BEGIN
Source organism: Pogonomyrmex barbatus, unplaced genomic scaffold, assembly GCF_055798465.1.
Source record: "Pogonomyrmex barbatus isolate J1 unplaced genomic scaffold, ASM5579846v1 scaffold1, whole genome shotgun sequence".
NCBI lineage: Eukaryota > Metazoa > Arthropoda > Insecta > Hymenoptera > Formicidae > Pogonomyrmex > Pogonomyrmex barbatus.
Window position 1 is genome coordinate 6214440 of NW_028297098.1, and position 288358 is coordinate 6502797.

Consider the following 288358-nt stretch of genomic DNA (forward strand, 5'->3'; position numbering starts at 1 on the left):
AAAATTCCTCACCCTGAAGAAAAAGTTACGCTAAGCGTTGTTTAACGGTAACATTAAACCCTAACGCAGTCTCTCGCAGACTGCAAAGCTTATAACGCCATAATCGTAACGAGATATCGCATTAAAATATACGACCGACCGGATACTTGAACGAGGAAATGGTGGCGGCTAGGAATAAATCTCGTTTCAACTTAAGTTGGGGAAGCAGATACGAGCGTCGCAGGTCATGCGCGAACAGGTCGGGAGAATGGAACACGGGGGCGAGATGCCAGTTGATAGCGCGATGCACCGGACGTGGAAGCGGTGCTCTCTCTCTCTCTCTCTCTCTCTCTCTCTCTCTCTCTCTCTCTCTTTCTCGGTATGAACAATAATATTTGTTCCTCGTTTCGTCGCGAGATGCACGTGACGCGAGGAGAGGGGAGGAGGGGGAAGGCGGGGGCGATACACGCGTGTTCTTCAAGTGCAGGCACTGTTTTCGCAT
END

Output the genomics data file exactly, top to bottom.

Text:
Source organism: Pogonomyrmex barbatus, unplaced genomic scaffold, assembly GCF_055798465.1.
Source record: "Pogonomyrmex barbatus isolate J1 unplaced genomic scaffold, ASM5579846v1 scaffold1, whole genome shotgun sequence".
NCBI lineage: Eukaryota > Metazoa > Arthropoda > Insecta > Hymenoptera > Formicidae > Pogonomyrmex > Pogonomyrmex barbatus.
Window position 1 is genome coordinate 6214440 of NW_028297098.1, and position 288358 is coordinate 6502797.

Consider the following 288358-nt stretch of genomic DNA (forward strand, 5'->3'; position numbering starts at 1 on the left):
AAAATTCCTCACCCTGAAGAAAAAGTTACGCTAAGCGTTGTTTAACGGTAACATTAAACCCTAACGCAGTCTCTCGCAGACTGCAAAGCTTATAACGCCATAATCGTAACGAGATATCGCATTAAAATATACGACCGACCGGATACTTGAACGAGGAAATGGTGGCGGCTAGGAATAAATCTCGTTTCAACTTAAGTTGGGGAAGCAGATACGAGCGTCGCAGGTCATGCGCGAACAGGTCGGGAGAATGGAACACGGGGGCGAGATGCCAGTTGATAGCGCGATGCACCGGACGTGGAAGCGGTGCTCTCTCTCTCTCTCTCTCTCTCTCTCTCTCTCTCTCTCTCTCTCTTTCTCGGTATGAACAATAATATTTGTTCCTCGTTTCGTCGCGAGATGCACGTGACGCGAGGAGAGGGGAGGAGGGGGAAGGCGGGGGCGATACACGCGTGTTCTTCAAGTGCAGGCACTGTTTTCGCAT